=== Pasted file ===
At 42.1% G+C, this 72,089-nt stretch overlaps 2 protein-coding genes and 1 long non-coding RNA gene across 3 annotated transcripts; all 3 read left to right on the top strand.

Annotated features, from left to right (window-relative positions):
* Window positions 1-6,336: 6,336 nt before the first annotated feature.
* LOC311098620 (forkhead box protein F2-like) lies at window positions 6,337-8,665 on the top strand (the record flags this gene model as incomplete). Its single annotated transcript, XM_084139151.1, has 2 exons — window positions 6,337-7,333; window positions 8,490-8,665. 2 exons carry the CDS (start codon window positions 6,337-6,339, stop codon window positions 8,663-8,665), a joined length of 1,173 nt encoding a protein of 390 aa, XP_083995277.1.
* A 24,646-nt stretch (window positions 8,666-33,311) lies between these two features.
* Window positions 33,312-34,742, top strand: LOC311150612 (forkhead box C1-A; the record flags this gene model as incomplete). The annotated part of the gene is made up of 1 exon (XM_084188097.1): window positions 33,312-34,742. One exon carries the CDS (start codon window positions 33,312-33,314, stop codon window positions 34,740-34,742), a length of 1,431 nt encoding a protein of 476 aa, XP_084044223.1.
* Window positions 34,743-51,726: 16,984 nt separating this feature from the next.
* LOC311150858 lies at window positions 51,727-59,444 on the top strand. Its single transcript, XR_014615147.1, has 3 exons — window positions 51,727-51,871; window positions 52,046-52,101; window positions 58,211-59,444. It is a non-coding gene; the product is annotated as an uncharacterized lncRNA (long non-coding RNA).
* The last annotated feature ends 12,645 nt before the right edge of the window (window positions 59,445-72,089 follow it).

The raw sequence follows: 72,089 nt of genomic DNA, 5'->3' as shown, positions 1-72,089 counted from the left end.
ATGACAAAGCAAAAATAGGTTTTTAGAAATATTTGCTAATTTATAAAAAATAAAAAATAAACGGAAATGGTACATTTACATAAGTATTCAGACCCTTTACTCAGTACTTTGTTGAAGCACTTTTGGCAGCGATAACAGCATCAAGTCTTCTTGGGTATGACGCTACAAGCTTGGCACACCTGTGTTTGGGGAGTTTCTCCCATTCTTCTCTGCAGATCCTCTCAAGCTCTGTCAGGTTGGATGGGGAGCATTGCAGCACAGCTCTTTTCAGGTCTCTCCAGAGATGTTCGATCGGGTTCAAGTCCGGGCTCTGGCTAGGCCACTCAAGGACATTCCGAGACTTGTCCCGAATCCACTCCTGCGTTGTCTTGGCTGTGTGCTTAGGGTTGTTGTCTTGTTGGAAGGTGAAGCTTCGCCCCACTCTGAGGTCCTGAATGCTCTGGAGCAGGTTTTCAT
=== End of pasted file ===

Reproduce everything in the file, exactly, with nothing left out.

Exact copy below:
At 42.1% G+C, this 72,089-nt stretch overlaps 2 protein-coding genes and 1 long non-coding RNA gene across 3 annotated transcripts; all 3 read left to right on the top strand.

Annotated features, from left to right (window-relative positions):
* Window positions 1-6,336: 6,336 nt before the first annotated feature.
* LOC311098620 (forkhead box protein F2-like) lies at window positions 6,337-8,665 on the top strand (the record flags this gene model as incomplete). Its single annotated transcript, XM_084139151.1, has 2 exons — window positions 6,337-7,333; window positions 8,490-8,665. 2 exons carry the CDS (start codon window positions 6,337-6,339, stop codon window positions 8,663-8,665), a joined length of 1,173 nt encoding a protein of 390 aa, XP_083995277.1.
* A 24,646-nt stretch (window positions 8,666-33,311) lies between these two features.
* Window positions 33,312-34,742, top strand: LOC311150612 (forkhead box C1-A; the record flags this gene model as incomplete). The annotated part of the gene is made up of 1 exon (XM_084188097.1): window positions 33,312-34,742. One exon carries the CDS (start codon window positions 33,312-33,314, stop codon window positions 34,740-34,742), a length of 1,431 nt encoding a protein of 476 aa, XP_084044223.1.
* Window positions 34,743-51,726: 16,984 nt separating this feature from the next.
* LOC311150858 lies at window positions 51,727-59,444 on the top strand. Its single transcript, XR_014615147.1, has 3 exons — window positions 51,727-51,871; window positions 52,046-52,101; window positions 58,211-59,444. It is a non-coding gene; the product is annotated as an uncharacterized lncRNA (long non-coding RNA).
* The last annotated feature ends 12,645 nt before the right edge of the window (window positions 59,445-72,089 follow it).

The raw sequence follows: 72,089 nt of genomic DNA, 5'->3' as shown, positions 1-72,089 counted from the left end.
ATGACAAAGCAAAAATAGGTTTTTAGAAATATTTGCTAATTTATAAAAAATAAAAAATAAACGGAAATGGTACATTTACATAAGTATTCAGACCCTTTACTCAGTACTTTGTTGAAGCACTTTTGGCAGCGATAACAGCATCAAGTCTTCTTGGGTATGACGCTACAAGCTTGGCACACCTGTGTTTGGGGAGTTTCTCCCATTCTTCTCTGCAGATCCTCTCAAGCTCTGTCAGGTTGGATGGGGAGCATTGCAGCACAGCTCTTTTCAGGTCTCTCCAGAGATGTTCGATCGGGTTCAAGTCCGGGCTCTGGCTAGGCCACTCAAGGACATTCCGAGACTTGTCCCGAATCCACTCCTGCGTTGTCTTGGCTGTGTGCTTAGGGTTGTTGTCTTGTTGGAAGGTGAAGCTTCGCCCCACTCTGAGGTCCTGAATGCTCTGGAGCAGGTTTTCAT